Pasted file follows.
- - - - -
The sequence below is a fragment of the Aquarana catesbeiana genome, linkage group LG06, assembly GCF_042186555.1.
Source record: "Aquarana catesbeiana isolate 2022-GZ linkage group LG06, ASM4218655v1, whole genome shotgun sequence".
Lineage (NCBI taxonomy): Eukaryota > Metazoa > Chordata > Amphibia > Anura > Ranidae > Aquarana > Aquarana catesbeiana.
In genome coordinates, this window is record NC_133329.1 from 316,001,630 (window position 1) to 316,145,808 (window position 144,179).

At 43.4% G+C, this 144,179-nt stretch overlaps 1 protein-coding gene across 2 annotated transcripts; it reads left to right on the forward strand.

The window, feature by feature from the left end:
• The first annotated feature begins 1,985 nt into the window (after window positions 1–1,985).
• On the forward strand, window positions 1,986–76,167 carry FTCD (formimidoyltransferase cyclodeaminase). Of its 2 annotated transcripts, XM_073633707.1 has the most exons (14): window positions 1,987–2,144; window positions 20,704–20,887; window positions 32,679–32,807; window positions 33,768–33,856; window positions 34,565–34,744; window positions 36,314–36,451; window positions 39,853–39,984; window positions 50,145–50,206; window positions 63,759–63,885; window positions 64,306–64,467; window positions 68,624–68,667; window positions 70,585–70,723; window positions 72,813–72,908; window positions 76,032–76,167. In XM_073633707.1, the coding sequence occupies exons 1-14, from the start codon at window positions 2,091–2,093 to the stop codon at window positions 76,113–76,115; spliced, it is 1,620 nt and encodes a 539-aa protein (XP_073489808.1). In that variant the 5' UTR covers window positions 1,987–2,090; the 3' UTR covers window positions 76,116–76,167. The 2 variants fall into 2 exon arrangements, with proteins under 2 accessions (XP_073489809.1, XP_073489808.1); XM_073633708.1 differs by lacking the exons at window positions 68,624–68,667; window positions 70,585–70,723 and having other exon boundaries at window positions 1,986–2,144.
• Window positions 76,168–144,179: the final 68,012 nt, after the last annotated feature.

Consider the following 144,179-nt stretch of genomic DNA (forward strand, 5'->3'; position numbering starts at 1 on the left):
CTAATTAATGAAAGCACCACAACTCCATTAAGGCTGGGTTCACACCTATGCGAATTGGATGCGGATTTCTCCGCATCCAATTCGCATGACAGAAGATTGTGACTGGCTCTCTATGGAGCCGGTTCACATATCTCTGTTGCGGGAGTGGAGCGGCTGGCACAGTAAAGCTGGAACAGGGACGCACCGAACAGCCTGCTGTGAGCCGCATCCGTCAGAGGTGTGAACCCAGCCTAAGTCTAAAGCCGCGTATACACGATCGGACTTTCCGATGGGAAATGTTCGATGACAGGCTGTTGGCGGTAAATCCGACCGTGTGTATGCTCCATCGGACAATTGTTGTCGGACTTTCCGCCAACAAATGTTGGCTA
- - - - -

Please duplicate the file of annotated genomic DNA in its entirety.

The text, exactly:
The sequence below is a fragment of the Aquarana catesbeiana genome, linkage group LG06, assembly GCF_042186555.1.
Source record: "Aquarana catesbeiana isolate 2022-GZ linkage group LG06, ASM4218655v1, whole genome shotgun sequence".
Lineage (NCBI taxonomy): Eukaryota > Metazoa > Chordata > Amphibia > Anura > Ranidae > Aquarana > Aquarana catesbeiana.
In genome coordinates, this window is record NC_133329.1 from 316,001,630 (window position 1) to 316,145,808 (window position 144,179).

At 43.4% G+C, this 144,179-nt stretch overlaps 1 protein-coding gene across 2 annotated transcripts; it reads left to right on the forward strand.

The window, feature by feature from the left end:
• The first annotated feature begins 1,985 nt into the window (after window positions 1–1,985).
• On the forward strand, window positions 1,986–76,167 carry FTCD (formimidoyltransferase cyclodeaminase). Of its 2 annotated transcripts, XM_073633707.1 has the most exons (14): window positions 1,987–2,144; window positions 20,704–20,887; window positions 32,679–32,807; window positions 33,768–33,856; window positions 34,565–34,744; window positions 36,314–36,451; window positions 39,853–39,984; window positions 50,145–50,206; window positions 63,759–63,885; window positions 64,306–64,467; window positions 68,624–68,667; window positions 70,585–70,723; window positions 72,813–72,908; window positions 76,032–76,167. In XM_073633707.1, the coding sequence occupies exons 1-14, from the start codon at window positions 2,091–2,093 to the stop codon at window positions 76,113–76,115; spliced, it is 1,620 nt and encodes a 539-aa protein (XP_073489808.1). In that variant the 5' UTR covers window positions 1,987–2,090; the 3' UTR covers window positions 76,116–76,167. The 2 variants fall into 2 exon arrangements, with proteins under 2 accessions (XP_073489809.1, XP_073489808.1); XM_073633708.1 differs by lacking the exons at window positions 68,624–68,667; window positions 70,585–70,723 and having other exon boundaries at window positions 1,986–2,144.
• Window positions 76,168–144,179: the final 68,012 nt, after the last annotated feature.

Consider the following 144,179-nt stretch of genomic DNA (forward strand, 5'->3'; position numbering starts at 1 on the left):
CTAATTAATGAAAGCACCACAACTCCATTAAGGCTGGGTTCACACCTATGCGAATTGGATGCGGATTTCTCCGCATCCAATTCGCATGACAGAAGATTGTGACTGGCTCTCTATGGAGCCGGTTCACATATCTCTGTTGCGGGAGTGGAGCGGCTGGCACAGTAAAGCTGGAACAGGGACGCACCGAACAGCCTGCTGTGAGCCGCATCCGTCAGAGGTGTGAACCCAGCCTAAGTCTAAAGCCGCGTATACACGATCGGACTTTCCGATGGGAAATGTTCGATGACAGGCTGTTGGCGGTAAATCCGACCGTGTGTATGCTCCATCGGACAATTGTTGTCGGACTTTCCGCCAACAAATGTTGGCTA